ver 1 million Americans visit a tanning booth every day, despite warnings that tanning can cause skin damage and cancer. It's possible these people just can't help it: Some are "tanorexics" who are addicted to the UV radiation that comes from a tanning session, according to a new study in the journal Addiction Biology. Here's what you should know:
What did the researchers find?
They exposed seven habitual tanners to two kinds of tanning beds — one, a regular tanning bed with UV radiation, and the second with filters to block it. During the UV tanning session, the subjects all had increased blood flow in three areas of the brain associated with rewards and reinforcement. When UV light was blocked, those brain regions were not stimulated, and the participants expressed a desire for more tanning time, which didn't happen after the unfiltered UV sessions.
Is that similar to what happens to drug addicts?
Yes, according to the study's authors. "We saw brain changes that are consistent with that of other things that are considered rewarding such as money, food, or drugs," says Dr. Bryon Adinoff, as quoted in U.S. News. "The same areas of the brain lit up, and we know that if something is rewarding to the brain, there is the potential for addiction."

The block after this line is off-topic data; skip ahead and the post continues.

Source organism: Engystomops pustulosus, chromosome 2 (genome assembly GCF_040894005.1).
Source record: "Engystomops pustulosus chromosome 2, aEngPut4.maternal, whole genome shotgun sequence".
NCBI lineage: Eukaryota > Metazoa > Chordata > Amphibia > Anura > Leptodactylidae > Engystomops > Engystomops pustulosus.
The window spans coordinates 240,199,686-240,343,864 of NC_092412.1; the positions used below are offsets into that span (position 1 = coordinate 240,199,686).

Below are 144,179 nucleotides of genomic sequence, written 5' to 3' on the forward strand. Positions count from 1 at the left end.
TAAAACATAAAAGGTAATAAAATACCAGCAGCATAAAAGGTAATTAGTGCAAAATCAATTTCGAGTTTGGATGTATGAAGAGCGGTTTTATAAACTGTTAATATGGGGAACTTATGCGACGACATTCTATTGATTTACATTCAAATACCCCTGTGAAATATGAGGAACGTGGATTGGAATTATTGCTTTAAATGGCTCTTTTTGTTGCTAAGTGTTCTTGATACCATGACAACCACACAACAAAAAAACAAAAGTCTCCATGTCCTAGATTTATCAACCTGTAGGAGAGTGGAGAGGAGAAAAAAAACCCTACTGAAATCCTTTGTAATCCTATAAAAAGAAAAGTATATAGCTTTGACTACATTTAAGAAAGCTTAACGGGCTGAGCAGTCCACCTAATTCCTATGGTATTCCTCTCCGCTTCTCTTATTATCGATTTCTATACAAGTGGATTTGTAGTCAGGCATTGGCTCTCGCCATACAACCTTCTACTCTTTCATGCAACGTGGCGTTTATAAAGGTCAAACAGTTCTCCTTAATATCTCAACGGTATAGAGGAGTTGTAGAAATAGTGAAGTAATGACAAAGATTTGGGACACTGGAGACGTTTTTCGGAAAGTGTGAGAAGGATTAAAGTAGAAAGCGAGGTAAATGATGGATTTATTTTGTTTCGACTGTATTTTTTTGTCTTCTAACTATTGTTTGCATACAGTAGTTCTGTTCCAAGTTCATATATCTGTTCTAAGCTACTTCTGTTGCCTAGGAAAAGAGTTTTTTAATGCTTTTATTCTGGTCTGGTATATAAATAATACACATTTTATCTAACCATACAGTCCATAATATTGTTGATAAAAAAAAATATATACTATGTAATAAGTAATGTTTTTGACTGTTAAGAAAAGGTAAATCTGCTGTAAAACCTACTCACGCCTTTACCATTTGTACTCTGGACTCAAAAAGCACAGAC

Is tanning really so bad?
Yes, health experts say. In addition to premature wrinkles and other kinds of skin damage, UV radiation — whether from a tanning booth or a day in the sun — greatly increases the risk of skin cancer. Excessive UV exposure can cause melanoma, the most serious type of skin cancer, which is difficult to treat and often results in death.
Can't people quit tanning when they want to?
In many cases, no. Doctors report patients who have undergone repeated treatments for skin cancer and continue to visit tanning salons. Lori Greenberg, who was recently diagnosed with malignant melanoma, is convinced that she's a tanorexic: "You need it almost on a daily basis," says Greenberg, as quoted by ABC News. "I have skin cancer and yet I still go."
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